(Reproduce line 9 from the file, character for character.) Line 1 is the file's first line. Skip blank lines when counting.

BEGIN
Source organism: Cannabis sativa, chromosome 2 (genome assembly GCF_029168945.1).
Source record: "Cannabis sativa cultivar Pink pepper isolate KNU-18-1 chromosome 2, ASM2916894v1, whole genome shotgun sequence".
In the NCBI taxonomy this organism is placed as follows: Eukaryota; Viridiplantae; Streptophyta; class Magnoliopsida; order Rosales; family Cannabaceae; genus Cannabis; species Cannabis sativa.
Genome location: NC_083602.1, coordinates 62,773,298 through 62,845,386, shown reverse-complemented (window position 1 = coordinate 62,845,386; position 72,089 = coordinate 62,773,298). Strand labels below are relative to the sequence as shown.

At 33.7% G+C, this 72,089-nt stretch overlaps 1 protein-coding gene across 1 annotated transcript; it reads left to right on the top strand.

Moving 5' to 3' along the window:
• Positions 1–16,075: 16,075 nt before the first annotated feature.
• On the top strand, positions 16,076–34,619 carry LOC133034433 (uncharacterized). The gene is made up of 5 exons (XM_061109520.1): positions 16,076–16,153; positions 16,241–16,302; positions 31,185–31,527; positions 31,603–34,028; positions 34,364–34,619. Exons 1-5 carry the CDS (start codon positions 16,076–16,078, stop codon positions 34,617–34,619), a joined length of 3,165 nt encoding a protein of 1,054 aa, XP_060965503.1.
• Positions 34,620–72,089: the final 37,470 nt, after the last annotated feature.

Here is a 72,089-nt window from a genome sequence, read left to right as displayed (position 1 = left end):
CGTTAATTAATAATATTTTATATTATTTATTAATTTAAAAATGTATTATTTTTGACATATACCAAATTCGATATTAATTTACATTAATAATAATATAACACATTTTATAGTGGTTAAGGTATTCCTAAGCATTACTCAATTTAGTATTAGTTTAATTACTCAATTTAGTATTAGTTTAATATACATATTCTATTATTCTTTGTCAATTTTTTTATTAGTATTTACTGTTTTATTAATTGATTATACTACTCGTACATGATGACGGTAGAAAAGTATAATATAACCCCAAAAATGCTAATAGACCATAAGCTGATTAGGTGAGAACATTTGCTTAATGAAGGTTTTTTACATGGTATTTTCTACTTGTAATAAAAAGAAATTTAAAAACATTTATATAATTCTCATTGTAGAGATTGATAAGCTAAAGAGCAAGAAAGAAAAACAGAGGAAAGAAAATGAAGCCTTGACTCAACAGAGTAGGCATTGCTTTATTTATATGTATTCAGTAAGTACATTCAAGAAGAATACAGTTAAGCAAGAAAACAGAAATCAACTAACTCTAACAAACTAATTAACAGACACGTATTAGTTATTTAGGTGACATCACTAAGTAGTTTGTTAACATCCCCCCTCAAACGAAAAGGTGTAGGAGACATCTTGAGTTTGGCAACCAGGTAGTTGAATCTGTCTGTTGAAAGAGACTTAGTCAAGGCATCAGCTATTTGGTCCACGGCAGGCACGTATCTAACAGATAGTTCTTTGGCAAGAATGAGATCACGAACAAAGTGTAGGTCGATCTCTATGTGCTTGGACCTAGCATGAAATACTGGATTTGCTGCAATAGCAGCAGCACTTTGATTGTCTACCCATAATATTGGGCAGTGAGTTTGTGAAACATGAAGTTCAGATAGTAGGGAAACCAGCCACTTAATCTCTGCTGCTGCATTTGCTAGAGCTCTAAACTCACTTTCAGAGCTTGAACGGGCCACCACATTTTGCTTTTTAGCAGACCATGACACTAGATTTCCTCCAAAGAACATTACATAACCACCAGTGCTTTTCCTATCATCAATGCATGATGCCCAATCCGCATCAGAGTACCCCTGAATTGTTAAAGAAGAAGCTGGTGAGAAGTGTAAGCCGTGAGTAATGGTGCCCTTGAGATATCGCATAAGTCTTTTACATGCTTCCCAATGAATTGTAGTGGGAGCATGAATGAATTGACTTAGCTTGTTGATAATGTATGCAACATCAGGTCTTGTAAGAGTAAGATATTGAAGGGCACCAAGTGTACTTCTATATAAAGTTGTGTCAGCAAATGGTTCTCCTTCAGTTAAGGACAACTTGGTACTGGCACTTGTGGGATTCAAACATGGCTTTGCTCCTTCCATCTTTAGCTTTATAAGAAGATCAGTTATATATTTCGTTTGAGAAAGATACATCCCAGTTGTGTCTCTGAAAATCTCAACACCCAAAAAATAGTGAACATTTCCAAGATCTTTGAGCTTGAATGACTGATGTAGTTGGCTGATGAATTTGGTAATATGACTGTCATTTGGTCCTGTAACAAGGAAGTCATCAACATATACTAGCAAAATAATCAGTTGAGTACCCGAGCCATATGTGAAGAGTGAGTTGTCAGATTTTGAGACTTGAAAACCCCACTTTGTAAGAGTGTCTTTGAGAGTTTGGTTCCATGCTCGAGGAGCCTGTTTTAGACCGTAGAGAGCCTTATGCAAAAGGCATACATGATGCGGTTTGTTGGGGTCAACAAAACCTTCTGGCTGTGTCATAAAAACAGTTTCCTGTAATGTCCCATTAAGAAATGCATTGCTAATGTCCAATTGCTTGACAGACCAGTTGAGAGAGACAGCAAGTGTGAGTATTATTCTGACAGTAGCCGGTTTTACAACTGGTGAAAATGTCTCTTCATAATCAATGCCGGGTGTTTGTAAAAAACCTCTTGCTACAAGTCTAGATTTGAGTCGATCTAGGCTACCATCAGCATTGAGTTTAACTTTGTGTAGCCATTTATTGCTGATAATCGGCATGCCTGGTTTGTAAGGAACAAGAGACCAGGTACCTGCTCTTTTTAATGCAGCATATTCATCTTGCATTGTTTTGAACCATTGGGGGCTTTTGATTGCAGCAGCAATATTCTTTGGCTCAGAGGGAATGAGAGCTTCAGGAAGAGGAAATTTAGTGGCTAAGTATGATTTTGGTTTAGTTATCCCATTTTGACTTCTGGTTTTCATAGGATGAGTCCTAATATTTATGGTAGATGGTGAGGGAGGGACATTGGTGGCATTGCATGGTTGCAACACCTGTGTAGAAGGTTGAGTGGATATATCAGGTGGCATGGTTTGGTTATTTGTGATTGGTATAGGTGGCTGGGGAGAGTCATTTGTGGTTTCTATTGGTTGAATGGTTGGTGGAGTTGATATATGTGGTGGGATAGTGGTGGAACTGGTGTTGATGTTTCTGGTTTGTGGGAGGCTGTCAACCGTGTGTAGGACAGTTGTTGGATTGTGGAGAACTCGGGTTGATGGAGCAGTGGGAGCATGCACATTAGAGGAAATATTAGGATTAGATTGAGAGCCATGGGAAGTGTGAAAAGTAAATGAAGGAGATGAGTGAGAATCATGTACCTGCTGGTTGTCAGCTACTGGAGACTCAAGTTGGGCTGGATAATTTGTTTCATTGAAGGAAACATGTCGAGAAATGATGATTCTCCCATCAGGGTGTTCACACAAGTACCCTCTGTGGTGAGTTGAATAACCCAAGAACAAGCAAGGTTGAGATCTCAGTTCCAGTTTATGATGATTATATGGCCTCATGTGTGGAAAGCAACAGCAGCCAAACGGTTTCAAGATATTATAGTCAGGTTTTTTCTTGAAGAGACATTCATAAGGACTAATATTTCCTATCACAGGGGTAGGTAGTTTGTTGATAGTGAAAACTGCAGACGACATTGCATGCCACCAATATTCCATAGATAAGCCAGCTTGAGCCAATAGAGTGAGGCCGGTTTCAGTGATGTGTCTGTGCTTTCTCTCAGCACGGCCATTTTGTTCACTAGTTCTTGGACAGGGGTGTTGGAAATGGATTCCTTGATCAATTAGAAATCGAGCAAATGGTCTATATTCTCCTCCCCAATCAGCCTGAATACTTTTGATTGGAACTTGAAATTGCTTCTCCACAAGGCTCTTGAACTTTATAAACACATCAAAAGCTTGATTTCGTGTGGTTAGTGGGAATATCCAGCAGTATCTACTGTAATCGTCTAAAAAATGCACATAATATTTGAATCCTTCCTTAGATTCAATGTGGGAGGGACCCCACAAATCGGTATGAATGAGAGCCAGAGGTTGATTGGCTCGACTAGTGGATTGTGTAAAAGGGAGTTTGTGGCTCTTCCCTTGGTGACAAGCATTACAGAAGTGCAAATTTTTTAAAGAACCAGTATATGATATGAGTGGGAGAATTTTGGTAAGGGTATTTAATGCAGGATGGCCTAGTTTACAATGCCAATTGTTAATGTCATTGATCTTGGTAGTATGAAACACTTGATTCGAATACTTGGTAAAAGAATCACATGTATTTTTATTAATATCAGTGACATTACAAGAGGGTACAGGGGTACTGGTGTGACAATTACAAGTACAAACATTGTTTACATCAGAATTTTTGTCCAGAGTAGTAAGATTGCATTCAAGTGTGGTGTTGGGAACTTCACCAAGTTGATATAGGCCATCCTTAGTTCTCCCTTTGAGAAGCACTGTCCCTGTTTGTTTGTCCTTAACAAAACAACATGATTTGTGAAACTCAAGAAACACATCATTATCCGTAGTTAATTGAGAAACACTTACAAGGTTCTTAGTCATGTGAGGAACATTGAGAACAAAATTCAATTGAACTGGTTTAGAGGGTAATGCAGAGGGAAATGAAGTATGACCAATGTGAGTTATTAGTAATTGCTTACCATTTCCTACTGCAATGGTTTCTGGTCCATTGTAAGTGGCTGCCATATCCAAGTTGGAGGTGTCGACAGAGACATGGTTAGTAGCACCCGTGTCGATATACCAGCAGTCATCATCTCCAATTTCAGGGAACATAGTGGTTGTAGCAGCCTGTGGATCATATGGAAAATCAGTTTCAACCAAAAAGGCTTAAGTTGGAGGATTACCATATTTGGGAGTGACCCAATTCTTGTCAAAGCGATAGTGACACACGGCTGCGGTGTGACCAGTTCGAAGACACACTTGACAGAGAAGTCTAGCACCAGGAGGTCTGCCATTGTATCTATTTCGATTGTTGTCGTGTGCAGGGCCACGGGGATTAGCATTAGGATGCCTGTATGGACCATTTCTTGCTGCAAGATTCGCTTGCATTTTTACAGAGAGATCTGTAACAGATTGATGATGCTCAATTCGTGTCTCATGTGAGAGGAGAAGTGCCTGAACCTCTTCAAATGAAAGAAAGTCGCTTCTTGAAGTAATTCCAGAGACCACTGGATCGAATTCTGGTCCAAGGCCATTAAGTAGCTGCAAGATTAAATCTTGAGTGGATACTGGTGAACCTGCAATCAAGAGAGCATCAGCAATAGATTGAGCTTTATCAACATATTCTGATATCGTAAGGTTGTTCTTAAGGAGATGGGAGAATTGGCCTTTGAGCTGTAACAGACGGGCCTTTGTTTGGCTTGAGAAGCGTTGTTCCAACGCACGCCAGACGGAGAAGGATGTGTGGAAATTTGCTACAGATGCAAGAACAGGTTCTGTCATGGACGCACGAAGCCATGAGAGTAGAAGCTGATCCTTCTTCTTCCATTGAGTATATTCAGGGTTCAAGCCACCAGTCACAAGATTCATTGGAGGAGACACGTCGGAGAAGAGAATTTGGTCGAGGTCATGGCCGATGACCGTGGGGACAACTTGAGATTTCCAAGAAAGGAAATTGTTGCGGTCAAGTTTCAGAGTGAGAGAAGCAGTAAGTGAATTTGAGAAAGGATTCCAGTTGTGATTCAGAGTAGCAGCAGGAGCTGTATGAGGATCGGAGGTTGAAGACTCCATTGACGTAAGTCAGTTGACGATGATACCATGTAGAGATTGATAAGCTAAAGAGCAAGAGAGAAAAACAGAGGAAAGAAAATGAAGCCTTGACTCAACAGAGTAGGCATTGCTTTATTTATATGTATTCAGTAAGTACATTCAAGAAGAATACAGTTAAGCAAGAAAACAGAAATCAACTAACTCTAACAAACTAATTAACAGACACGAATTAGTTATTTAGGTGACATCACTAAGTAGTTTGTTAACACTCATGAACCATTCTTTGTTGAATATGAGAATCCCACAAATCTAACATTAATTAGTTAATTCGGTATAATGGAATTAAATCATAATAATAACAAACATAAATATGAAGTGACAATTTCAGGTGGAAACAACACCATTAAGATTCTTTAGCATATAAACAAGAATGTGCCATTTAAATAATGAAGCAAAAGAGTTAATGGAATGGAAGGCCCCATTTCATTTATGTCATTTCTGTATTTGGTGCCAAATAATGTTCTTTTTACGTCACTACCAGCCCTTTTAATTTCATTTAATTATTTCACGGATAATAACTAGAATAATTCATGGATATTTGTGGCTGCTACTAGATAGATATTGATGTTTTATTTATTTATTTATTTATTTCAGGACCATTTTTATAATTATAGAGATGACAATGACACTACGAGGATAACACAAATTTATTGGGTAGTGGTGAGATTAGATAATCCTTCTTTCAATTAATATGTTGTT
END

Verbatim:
• Positions 34,620–72,089: the final 37,470 nt, after the last annotated feature.